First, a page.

How one of the tallest figures of the Indian freedom movement, a champion of the oppressed and a great mobilizer of the masses, is denigrated by scholars for what seem to be petty ideological reasons.
Sonalee Hardikar has a bachelor in chemistry and a masters in mass communication. She is an alumna of the National School of Drama and was the first recipient of the "Jim Henson" fellowship, during which she studied scenic design. She is also a theater practitioner, a documentary film-maker, a student of Shaiva/Buddhist/Tibetan philosophies, a self-taught photographer and a teacher of Indian art and aesthetics at leading National Theater and Filmmaking institutes in India.
Rajarshi, a sadhaka and adherent of the Sanatan Dharma, is a technical writer by training, and a spiritualist by passion, currently working as a Contributing Editor for SirfNews.com
Looking back at India’s independence struggle, the phenomenal contributions of Bal Gangadhar Tilak are hard to miss, yet they’re obscured by the partisan narratives spun around him by certain sections of the Indian polity and academia. Nationalistic leader, mathematics professor, social reformer and lawyer, Tilak was one of the earliest and strongest advocates of Swarajya or self-rule. He wrote incendiary articles in his Marathi newspaper, Kesari, urging people to overthrow the oppressive British rule using lessons from the Gita, encouraged Swadeshi and the boycott of British goods after the partition of Bengal. His support for Prafulla Chaki and Khudiram Bose earned him a prison sentence for 6 years in Mandalay Burma. Doubtlessly, Tilak stands as one of the tallest names among Indian nationalists. Though a fitting analysis of his contributions to the freedom struggle is missing from the public consciousness of today, the Government of India, as a token gesture, released a coin in 2007 commemorating the 150th birth anniversary of the firebrand revolutionary.
In keeping with the times, when history has merely become a tool of political manipulation, a recent book, “On Nationalism” by Romila Thapar, A.G. Noorani, Sadanand Menon, reduces the phenomenon that was Tilak to nothing more than a proto-Hindutva activist. Understandably so, as the need to distort the narrative about events and personalities that have anything to do with cultural Hinduism has come to be the defining feature of the dominant Marxist school of History in India. Here is a relevant excerpt, representative of the ideological undercurrent permeating the whole book:
Tilak worked on constructing the idea of a glorious and ancient Indian past, heavily inflected with Hindu symbology, as a strategy to fight the imperialist. This was one of the ways in which the national movement hoped to forge a common Indian identity based on a glorious past (composed in equal parts of myth, legend and select incorporation of historical facts). The idea of the past that the national struggle sought to create in its early days was one of a pre-historic India of mythic origins that was divine, pure, monolithic and untainted by any polluting ‘external’ influence. This itself was a myth, for the subcontinent has been host to an unending procession of cultures and claimants who have tromped through it over at least three millennia. Yet the attempt was to make culture the sole base for the formation of the independent nation. Inevitably, because of the majoritarian Hindu population and the national leadership that represented them, this notion of the past that was more or less upper caste and Hindu became conflated and interchangeable with the idea of the new emerging nation.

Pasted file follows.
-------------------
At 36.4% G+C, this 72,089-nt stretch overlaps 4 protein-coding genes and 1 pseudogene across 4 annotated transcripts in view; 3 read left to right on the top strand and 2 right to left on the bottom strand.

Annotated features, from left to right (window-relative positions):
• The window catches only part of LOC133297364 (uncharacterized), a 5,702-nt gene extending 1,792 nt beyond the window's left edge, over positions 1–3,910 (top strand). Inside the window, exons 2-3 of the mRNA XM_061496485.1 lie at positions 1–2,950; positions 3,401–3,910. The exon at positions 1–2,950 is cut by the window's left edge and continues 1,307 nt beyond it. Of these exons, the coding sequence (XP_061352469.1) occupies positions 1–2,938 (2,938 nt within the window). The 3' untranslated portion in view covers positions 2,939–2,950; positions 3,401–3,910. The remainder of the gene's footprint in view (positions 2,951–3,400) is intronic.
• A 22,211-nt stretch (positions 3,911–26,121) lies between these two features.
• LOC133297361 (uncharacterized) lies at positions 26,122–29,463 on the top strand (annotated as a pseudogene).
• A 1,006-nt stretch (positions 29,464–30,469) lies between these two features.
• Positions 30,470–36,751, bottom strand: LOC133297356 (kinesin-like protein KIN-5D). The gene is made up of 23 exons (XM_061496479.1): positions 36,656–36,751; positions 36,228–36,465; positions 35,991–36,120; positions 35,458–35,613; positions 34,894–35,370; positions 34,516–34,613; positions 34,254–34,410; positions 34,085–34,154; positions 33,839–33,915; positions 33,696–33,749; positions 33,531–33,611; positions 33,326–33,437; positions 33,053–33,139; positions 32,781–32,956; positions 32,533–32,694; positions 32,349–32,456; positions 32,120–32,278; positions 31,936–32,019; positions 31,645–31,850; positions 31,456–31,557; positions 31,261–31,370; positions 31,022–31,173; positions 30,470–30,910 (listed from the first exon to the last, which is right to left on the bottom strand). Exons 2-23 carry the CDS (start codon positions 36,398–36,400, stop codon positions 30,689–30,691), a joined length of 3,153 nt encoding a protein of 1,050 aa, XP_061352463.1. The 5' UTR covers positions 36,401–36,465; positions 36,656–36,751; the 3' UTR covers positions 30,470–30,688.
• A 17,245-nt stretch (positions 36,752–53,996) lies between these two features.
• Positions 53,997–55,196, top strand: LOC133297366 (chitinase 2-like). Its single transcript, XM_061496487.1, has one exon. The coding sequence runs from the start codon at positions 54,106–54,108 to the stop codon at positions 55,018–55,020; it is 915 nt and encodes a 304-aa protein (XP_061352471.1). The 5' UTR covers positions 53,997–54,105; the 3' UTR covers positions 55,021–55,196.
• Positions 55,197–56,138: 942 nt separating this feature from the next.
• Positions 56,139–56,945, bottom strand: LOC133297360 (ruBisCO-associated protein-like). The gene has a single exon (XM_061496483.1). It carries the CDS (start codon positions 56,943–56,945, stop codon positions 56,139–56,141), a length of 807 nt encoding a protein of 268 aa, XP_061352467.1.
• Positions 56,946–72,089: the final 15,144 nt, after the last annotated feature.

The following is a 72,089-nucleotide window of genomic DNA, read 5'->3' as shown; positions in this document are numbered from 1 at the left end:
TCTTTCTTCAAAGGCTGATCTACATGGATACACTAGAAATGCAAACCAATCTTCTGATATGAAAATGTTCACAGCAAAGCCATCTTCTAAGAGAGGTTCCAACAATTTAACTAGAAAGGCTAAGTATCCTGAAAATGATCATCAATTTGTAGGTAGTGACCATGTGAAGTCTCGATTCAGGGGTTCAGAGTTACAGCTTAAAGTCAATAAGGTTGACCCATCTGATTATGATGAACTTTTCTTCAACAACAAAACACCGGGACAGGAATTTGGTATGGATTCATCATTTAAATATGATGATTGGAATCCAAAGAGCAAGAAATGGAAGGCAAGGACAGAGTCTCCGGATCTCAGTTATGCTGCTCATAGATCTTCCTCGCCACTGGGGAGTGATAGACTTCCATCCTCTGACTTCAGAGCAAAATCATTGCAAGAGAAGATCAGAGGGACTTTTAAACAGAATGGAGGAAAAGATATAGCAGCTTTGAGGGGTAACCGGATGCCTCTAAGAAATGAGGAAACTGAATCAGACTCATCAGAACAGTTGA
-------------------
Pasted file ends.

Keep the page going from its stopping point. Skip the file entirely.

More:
Did Tilak recreate a mythic past?
Menon, in his critique of Tilak, claims that Tilak’s idea of a “glorious past” is a mythical construct, created from a selective incorporation of historical facts. Not surprisingly, he doesn’t care to bring forth a shred of evidence or analysis to establish his point. The fact is that the idea of an ancient and emancipated civilization, one that is arrogantly discarded by Menon as fiction, was and continues to be part of the collective imagination of Hindus and Tilak, for better or worse, did not conjure up this story out of thin air. As a Hindu, it was very much part of his worldview, which he shared with a vast majority of his countrymen. As the Harvard Indologist, Diana Eck (not a Hindutva ideologue by any stretch of imagination) puts it,
[India's] unity as a nation, however, has been firmly constituted by the sacred geography it has held in common and revered: its mountains, forests, rivers, hilltop shrines." 
Likewise, Sankrant Sanu eloquently describes the cultural and civilizational unity of India not derived from the concept of a modern nation-state:
Whether these stories are actual or symbolic, represent real events or myths, it is clear from them that the idea of India existed in the minds of those that told these stories and those that listened. Together, all these stories wove and bound us together, along with migration, marriages and exchange of ideas into a culture unique in the story of mankind. A nation that was uniquely bound together in myriads of ways, yet not cast into a mono-conceptual homogeneity of language, worship, belief or practice by the diktat of a centralized church, intolerant of diversity.